3 Ways the Rotator Cuff Could be Causing Your Client’s Shoulder Impingement

3 Ways the Rotator Cuff Could be Causing Your Client’s Shoulder Impingement

The client’s shoulder impingement is a condition that can cause pain, weakness, and hard in lifting the arm. Rotator cuff exercises are needed to help your client recover from the injury.

What is Shoulder Impingement?

When you raise your unaffected arm to the side, the subacromial space narrows and measures about 6 to 14 millimeters.

What could cause your clients shoulder impingement is their rotator cuff. Let me explain how your rotator cuff could be the problem.

What is Rotator Cuff Impingement?

A rotator cuff is a group of muscles and tendons that help with shoulder movement. Rotator cuff impingement occurs when the rotator cuff tendons have passageways where they meet inside the shoulder joint. This can cause pain, reduced strength, and soft tissue swelling. Rotator cuff impingement causes pain when the cuff is pinched or squeezed inside the shoulder joint.

#1. Weak Rotator Cuff

If your client has weak rotator cuff muscles, they won’t be able to rotate the glenohumeral joint externally. This won’t prevent the greater nodule from moving out of the subacromial space, leading to the greater tuberosity compressing against the acromion and the contents in the subacromial area.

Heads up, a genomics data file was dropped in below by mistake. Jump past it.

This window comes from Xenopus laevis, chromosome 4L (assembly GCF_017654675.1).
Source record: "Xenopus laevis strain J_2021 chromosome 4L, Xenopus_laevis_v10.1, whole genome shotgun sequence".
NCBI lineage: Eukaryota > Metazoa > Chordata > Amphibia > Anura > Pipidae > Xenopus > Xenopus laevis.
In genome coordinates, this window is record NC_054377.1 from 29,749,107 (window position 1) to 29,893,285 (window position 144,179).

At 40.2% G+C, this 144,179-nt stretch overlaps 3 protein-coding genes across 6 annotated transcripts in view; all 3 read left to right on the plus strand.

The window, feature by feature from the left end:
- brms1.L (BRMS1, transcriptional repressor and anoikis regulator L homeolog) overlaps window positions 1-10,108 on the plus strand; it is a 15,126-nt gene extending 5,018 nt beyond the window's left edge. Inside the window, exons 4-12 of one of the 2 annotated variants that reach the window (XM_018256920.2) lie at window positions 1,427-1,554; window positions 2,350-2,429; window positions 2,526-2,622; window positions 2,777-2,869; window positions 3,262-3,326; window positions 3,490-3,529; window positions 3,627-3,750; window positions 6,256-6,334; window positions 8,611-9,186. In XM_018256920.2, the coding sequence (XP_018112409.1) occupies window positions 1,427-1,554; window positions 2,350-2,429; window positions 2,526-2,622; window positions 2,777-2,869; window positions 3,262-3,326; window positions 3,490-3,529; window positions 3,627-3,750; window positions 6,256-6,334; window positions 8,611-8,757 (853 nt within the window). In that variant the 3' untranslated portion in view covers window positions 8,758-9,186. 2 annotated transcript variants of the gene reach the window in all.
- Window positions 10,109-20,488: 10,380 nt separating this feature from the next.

It is one of the reasons why you must focus on rotator cuff exercises that help improve your client’s rotator cuff strength.

#2. Tight External Rotation

Impingement at the glenohumeral joint occurs when a client has a limited external rotation range of motion because the greater tuberosity does not move out of the way during the abduction. A tight internal rotator is a reason for a decreased range of motion tightness.

It would help if you focused on all the tight muscles in the internal rotation of the glenohumeral joint. I go through this in The Most Effective Rotator Cuff Exercise Program.

#3. Posterior Capsule Tightness

Shoulder impingement can cause posterior capsule tightness, which results in the humerus rotating externally and altering the position of the greater tuberosity. Your clients with this issue must receive rotator cuff exercises and stretches to address this issue. If your client has shoulder impingement, you must focus on exercises and tries to keep the rotator cuff muscles and tendons healthy.

I go through all of this in the Effective Rotator Cuff Exercise Manual.

Rick Kaselj, MS

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